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The Fighting Fourth
MALAYA / SARAWAK - SOUTH VIETNAM - TIMOR & TIMOR LESTE - IRAQ - AFGHANISTAN
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4 RAR/NZ (ANZAC) Operations
Operation Capital, Phases I & II
Dateline : 13 October to 30 November 1968
It was several months since friendly forces had operated in the northern part of the Thua Tich.
This was the traditional home of Rear Services Group 84, the unit responsible for maintaining 274 VC Regiment in the field. It was also known as an important staging area for troops moving between the Hat Dich, west of Route Two, and the May Tao area in the east of Phuoc Tuy Province.
Special Air Service patrols and agents continually reported evidence that Group 84 had extensive cultivations and caches in the area. There were also elements of 274 Regiment. It was likely these elements would be small caretaker parties and groups guarding camps, caches and cultivation areas. The enemy was expected to be aggressive.
Operation Capital was a two-phased two-battalion-sized reconnaissance in force in the area.
AO Downer covered the centre part of the Thua Tich and AO Curtin the northern part.
4RAR/NZ(Anzac) deployed on the morning of October 13, flying to a landing zone near a deserted hamlet named Ap Xa Bang. Two assault helicopter companies carried out the lift of the task force — 9 Squadron RAAF carrying 1RAR, and the US assault helicopter company known as the Emus, which included some Royal Australian Navy pilots, carrying 4RAR/NZ(Anzac) Bn.
C Company secured Trentham, which had been used during Operation Hawkesbury, for the fly-in of battalion headquarters. The company then moved off to its own AO.
W Company and 104 Field Battery established FSPB Flinders on the eastern edge of the Don Dien de Courtenay rubber plantation.
V, C and D Companies started patrolling in their AOs, moving east. On October 26 the companies were redeployed to the eastern edge of AO Downer, which included the Song Rai River. There were several small contacts, but on October 30 Phase I finished with the fly-back to Nui Dat of the battalion.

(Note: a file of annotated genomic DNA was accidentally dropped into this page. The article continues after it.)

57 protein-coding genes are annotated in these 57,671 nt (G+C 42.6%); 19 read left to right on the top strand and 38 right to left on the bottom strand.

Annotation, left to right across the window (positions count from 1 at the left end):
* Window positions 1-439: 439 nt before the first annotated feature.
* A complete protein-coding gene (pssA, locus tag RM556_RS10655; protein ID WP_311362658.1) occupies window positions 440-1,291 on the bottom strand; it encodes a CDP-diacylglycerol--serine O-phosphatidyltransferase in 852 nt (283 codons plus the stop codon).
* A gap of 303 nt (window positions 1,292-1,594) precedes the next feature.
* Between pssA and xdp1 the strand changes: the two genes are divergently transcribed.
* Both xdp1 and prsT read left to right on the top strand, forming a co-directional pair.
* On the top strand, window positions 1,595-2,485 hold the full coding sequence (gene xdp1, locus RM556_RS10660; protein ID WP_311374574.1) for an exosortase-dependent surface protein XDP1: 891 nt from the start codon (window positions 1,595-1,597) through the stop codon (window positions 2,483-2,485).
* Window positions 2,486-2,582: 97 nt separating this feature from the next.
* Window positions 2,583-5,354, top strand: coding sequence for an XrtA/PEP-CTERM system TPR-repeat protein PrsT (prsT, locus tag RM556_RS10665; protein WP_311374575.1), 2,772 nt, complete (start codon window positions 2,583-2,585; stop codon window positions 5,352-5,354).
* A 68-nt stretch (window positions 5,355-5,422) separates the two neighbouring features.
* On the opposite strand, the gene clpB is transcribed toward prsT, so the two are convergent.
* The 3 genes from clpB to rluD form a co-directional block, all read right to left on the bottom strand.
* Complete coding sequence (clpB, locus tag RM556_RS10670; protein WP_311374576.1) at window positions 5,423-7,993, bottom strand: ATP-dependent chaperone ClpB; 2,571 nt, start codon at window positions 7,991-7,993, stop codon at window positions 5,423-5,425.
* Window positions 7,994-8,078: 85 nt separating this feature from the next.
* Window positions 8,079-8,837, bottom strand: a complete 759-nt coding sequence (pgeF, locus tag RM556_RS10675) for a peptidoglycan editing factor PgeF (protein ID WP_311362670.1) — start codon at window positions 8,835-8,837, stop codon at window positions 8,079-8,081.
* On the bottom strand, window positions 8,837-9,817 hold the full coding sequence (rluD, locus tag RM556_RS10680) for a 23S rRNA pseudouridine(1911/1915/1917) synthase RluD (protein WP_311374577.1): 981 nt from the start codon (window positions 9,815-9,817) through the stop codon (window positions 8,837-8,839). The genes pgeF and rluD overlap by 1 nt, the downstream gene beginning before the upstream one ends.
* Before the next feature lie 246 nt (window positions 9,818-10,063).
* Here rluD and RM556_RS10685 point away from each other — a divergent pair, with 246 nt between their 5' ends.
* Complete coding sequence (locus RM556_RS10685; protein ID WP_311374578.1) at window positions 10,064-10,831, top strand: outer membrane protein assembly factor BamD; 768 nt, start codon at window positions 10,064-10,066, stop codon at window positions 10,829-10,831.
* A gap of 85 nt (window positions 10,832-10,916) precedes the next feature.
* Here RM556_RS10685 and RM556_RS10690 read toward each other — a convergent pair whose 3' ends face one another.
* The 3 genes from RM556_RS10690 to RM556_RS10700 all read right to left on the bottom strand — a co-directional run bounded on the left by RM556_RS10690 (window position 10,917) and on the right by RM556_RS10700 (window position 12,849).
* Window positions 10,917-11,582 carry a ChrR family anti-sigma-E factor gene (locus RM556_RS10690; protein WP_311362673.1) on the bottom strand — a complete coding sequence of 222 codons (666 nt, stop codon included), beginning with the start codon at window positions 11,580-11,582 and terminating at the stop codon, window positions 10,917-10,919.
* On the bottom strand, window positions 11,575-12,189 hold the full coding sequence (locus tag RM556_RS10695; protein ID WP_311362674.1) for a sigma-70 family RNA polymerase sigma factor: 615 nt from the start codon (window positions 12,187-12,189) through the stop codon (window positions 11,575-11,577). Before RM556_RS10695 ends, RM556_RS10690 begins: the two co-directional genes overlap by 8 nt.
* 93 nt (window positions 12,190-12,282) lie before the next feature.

It was assumed the VC would note the exodus of the battalion and consider it safe to move in the area again. However, Flinders was kept in operation and after three days in Nui Dat the battalion flew back into the same area, hoping to catch the enemy by surprise.
D Company went to the fire support base, Phase I having been W Company's last operation with the battalion. V and C companies moved to their respective AOs.
The aim was to ambush all likely tracks and to continue to try to find Group 84's assets and destroy them.
Malaria had reduced the strength of the battalion considerably.
Ambushes were successful in most cases and caches and camps were found regularly and destroyed.
The VC demonstrated once again that they would continue to use tracks after they had been ambushed on them.
On November 26 V Company, whose ranks were seriously depleted by malaria, moved to the fire support base and D Company moved to an area south-east of Flinders.
C Company had its second tangle with planes of the US Air Force when a bomb from a combat skyspot, which was supposed to have been cancelled, was dropped on its company perimeter. Men were thrown into the air, but miraculously nobody was injured.
The operation had resulted in many caches and camps being found and destroyed. Twenty-six VC had been killed and one taken prisoner.
Excluding three days in Nui Dat between Phases I and II, the battalion had been on operations continuously for 48 days.
Extract from 'Mission In Vietnam', published by 4 RAR/NZ (ANZAC) Bn for, and on behalf of, all ranks.
Edited by Lt J R Webb
Assisted by Pte L A Drake.
Map overlays drawn by Cpl R Strong, Pte M J Cash and Pte T J J Egan.